The use of multiple SERs with similar connectivity for load distribution presents a unique problem with failure handling using ICMP redirect messages. Hosts do not timeout their IP route cache entries because of the ICMP redirects they receive. Without such timeouts, traffic that was diverted to the backup SER during a failure continues to use the backup SER even after failure recovery. For example, when SER1(Site1) loses an eBGP session with its PE1(Site1) router (because of link failures or PE1(Site1) failure), SER1 (Site1) starts using the routes received via iBGP from SER2(Site1). All hosts sending traffic to SER1(Site1) receive ICMP redirect messages with SER2(Site1) as the gateway address. When the eBGP session between SER1(Site1) and PE1(Site1) comes up after failure recovery, hosts will continue to use SER2(Site 1) as the next-hop router for existing traffic flows. This will result in uneven load distribution after failure recovery.
In a preferred embodiment of the present invention, the hosts periodically timeout the route entries created by ICMP redirects. If the route cache entry created above times out before the failure is rectified, SER1 (Site1) sends another ICMP redirect.
The present invention presents a method to build a network for applications such as Voice over IP. The invention utilizes pure IP technologies without requiring circuit-switched link-layer technologies or MPLS. It also uses standard IP routing protocols requiring no extensions. The invention provides resilience by building redundant planes of connectivity between routers that back each other up. The invention provides path symmetry by (1) advertising different metrics for host groups by the primary and backup routers, and (2) carrying those metrics across Autonomous System boundaries. The invention extends the transport network across cascading sites so that path symmetry can be preserved even when all site networks are not connected directly to the transport network. Within the extended transport network, the invention replaces using a full-mesh iBGP between all provider edge routers with a collection of IGP and iBGP pairings such that path symmetry can be maintained even with cascading sites and even in the presence of single failures. Finally, the invention restores load balance across routers after a failure recovery by periodically timing out route cache entries created by ICMP redirect messages received at the hosts.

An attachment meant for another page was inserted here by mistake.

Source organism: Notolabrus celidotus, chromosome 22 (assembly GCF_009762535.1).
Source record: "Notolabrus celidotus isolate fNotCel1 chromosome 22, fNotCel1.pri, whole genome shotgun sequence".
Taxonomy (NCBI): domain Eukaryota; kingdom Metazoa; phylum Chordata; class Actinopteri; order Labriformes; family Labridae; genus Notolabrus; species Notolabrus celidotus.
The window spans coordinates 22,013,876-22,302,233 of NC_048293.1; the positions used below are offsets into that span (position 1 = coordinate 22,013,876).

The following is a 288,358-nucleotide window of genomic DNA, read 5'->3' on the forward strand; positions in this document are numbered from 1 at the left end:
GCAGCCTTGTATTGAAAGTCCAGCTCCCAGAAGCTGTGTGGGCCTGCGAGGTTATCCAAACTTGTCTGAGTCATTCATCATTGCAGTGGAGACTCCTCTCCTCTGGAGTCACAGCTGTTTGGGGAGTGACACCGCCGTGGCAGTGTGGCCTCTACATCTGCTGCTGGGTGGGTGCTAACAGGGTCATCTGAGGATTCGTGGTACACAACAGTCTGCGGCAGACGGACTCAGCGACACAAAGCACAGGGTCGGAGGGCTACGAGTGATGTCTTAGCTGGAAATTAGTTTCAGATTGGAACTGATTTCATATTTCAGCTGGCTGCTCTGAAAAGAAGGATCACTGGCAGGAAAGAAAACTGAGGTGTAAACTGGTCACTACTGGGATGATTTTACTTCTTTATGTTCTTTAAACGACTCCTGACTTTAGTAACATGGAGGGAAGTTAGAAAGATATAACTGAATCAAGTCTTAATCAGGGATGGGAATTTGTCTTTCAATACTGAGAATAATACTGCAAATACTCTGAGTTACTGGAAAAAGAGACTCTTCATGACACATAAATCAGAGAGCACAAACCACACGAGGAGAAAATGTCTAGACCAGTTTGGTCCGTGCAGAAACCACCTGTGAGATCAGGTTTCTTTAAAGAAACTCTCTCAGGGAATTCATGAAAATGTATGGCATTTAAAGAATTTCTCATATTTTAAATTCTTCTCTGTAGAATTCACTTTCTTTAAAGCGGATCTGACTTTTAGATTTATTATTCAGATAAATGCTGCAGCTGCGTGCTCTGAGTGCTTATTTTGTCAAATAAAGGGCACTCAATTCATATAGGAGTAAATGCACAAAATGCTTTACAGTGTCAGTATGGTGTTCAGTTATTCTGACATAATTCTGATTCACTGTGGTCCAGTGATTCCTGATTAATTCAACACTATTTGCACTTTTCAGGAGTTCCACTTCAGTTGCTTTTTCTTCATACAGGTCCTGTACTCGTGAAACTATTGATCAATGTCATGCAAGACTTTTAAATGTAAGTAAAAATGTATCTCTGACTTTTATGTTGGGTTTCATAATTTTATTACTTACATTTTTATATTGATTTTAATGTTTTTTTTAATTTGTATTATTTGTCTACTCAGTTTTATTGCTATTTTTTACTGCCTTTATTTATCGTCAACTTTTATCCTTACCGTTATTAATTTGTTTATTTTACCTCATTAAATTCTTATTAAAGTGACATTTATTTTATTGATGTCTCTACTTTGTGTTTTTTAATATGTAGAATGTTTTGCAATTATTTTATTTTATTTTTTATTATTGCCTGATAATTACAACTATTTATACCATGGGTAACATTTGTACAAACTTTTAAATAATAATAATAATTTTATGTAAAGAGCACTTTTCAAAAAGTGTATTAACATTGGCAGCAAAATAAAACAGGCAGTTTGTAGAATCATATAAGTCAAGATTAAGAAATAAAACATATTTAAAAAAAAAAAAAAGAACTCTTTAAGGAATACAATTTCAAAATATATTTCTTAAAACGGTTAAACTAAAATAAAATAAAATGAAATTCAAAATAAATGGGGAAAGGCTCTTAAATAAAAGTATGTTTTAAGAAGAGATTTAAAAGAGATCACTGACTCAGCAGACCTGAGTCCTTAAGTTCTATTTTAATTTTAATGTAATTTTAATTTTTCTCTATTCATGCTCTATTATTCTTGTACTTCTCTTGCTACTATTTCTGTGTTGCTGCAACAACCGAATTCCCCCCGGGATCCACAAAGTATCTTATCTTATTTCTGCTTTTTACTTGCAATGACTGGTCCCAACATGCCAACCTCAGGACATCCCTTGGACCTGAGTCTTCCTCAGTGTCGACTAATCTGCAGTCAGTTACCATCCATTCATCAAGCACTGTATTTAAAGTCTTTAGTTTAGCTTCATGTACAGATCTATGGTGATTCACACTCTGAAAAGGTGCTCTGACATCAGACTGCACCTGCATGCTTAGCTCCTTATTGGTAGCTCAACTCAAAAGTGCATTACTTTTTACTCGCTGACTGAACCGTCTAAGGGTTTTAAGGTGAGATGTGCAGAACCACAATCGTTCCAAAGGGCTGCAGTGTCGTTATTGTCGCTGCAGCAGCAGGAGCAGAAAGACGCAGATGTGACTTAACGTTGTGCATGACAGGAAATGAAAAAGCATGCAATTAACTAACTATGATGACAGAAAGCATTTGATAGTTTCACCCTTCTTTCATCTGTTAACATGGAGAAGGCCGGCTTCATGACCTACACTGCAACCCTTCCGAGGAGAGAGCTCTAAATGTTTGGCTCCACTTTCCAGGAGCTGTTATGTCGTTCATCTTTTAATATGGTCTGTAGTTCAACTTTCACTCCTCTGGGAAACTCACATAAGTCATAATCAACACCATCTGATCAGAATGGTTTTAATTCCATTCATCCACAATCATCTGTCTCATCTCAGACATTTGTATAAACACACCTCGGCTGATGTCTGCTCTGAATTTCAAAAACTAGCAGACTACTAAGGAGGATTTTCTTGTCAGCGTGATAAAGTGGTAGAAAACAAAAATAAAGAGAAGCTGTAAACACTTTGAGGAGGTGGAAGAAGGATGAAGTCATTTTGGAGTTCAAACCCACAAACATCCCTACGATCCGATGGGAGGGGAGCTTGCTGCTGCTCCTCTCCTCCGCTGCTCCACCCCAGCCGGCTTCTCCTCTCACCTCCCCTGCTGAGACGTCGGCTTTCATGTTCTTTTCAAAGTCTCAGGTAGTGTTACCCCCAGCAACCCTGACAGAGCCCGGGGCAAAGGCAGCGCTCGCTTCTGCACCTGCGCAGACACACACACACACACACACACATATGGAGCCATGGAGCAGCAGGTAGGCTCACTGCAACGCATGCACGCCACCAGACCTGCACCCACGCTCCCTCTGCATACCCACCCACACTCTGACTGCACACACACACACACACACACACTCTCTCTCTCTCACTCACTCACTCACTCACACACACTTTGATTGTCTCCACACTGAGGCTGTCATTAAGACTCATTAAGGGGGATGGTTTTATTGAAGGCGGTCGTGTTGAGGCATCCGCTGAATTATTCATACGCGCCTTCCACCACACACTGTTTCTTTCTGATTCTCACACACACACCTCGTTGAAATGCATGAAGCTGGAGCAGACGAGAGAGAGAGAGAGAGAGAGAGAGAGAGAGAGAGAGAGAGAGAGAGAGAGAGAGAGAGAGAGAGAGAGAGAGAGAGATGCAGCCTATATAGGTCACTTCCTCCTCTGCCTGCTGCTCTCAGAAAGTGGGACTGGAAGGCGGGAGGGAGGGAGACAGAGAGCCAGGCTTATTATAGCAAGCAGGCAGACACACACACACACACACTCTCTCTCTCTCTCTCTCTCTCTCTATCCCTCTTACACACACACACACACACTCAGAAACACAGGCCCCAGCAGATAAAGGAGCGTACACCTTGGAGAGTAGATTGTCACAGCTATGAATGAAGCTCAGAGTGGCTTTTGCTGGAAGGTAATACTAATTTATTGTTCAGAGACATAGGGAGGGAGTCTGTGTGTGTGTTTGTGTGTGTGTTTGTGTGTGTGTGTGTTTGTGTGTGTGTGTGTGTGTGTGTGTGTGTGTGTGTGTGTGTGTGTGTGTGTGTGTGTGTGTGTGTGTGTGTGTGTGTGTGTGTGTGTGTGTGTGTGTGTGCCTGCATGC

Existing IP routing and forwarding techniques are incapable of providing path symmetry for bi-directional traffic in the presence of multiple paths between two communicating end points. Yet, these multiple paths are often necessary for scalability or availability reasons. The present invention provides a method of building a telecom site network using existing IP technologies that offers path symmetry for bi-directional traffic, such as Voice over IP, without using circuit-switched link-layer technologies such as ATM or Frame Relay. The present invention allows scaling of the network by deploying multiple low-cost routers with ubiquitous Ethernet interfaces. Thus, the invention provides path symmetry while also offering router and link resilience and scalability.
As will be recognized by those skilled in the art, the innovative concepts described in the present application can be modified and varied over a wide range of applications. Accordingly, the scope of patented subject matter should not be limited to any of the specific exemplary teachings discussed above, but is instead defined by the following claims.
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|U.S. Classification||370/217, 370/409, 709/230, 709/249, 370/235, 370/401|
|International Classification||G06F15/16, H04L12/28, H04L12/66|
|Cooperative Classification||H04L45/00, H04L45/24|
|European Classification||H04L45/00, H04L45/24|
|Apr 6, 2005||AS||Assignment|
Owner name: TELEFONAKTIEBOLAGET LM ERICSSON (PUBL), SWEDEN
Free format text: ASSIGNMENT OF ASSIGNORS INTEREST;ASSIGNORS:BHOGAVILLI, SURESH;SHAH, SAMIR;SIVAKUMAR, KAARTHIK;REEL/FRAME:016015/0351;SIGNING DATES FROM 20050302 TO 20050304
|Mar 14, 2013||FPAY||Fee payment|
Year of fee payment: 4